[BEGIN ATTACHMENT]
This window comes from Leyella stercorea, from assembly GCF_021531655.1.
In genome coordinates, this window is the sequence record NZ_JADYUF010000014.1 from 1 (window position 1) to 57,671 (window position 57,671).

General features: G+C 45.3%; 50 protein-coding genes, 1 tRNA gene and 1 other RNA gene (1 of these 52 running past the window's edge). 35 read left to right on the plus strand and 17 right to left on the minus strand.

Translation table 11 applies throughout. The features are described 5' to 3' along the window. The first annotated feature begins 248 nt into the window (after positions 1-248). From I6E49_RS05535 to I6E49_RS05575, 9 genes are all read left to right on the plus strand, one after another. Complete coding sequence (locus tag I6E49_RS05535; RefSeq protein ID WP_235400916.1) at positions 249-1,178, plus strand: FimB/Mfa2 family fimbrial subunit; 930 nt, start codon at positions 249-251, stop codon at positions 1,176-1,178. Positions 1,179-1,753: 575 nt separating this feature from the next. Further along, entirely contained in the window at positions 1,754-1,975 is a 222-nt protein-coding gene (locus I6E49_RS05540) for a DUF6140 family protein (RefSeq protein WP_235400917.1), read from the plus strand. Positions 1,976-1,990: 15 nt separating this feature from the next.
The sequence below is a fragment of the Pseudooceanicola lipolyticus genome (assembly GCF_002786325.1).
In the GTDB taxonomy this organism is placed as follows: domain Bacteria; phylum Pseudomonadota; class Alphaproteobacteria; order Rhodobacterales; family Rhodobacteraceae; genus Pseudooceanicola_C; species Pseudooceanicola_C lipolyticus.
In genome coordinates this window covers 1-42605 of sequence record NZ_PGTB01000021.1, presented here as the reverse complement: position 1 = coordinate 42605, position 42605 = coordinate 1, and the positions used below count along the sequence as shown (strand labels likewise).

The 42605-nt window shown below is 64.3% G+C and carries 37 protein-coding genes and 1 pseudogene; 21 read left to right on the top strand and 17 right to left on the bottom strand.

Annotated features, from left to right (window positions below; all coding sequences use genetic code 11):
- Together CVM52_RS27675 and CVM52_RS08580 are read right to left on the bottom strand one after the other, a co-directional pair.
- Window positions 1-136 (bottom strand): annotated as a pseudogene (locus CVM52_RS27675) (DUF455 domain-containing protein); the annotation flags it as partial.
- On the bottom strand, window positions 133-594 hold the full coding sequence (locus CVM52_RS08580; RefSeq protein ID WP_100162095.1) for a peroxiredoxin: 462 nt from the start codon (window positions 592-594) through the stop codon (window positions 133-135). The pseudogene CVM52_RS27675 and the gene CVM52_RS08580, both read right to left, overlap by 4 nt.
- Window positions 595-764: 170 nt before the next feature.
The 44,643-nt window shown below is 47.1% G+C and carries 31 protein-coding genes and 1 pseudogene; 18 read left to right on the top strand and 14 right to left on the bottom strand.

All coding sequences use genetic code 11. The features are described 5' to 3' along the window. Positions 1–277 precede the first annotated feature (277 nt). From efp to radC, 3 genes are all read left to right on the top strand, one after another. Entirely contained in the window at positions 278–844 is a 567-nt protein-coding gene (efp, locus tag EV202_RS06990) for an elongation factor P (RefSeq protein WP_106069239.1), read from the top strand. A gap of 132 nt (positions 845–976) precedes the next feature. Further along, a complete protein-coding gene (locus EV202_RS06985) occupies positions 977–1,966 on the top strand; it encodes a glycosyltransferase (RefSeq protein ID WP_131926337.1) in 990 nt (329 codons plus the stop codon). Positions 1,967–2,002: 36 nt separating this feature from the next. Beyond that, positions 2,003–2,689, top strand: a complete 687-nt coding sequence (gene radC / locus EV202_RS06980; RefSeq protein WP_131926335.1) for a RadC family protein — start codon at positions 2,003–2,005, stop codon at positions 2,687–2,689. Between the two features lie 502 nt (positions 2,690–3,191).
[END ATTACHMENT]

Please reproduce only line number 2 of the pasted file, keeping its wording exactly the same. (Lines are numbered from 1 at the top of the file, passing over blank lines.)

In genome coordinates, this window is the sequence record NZ_JADYUF010000014.1 from 1 (window position 1) to 57,671 (window position 57,671).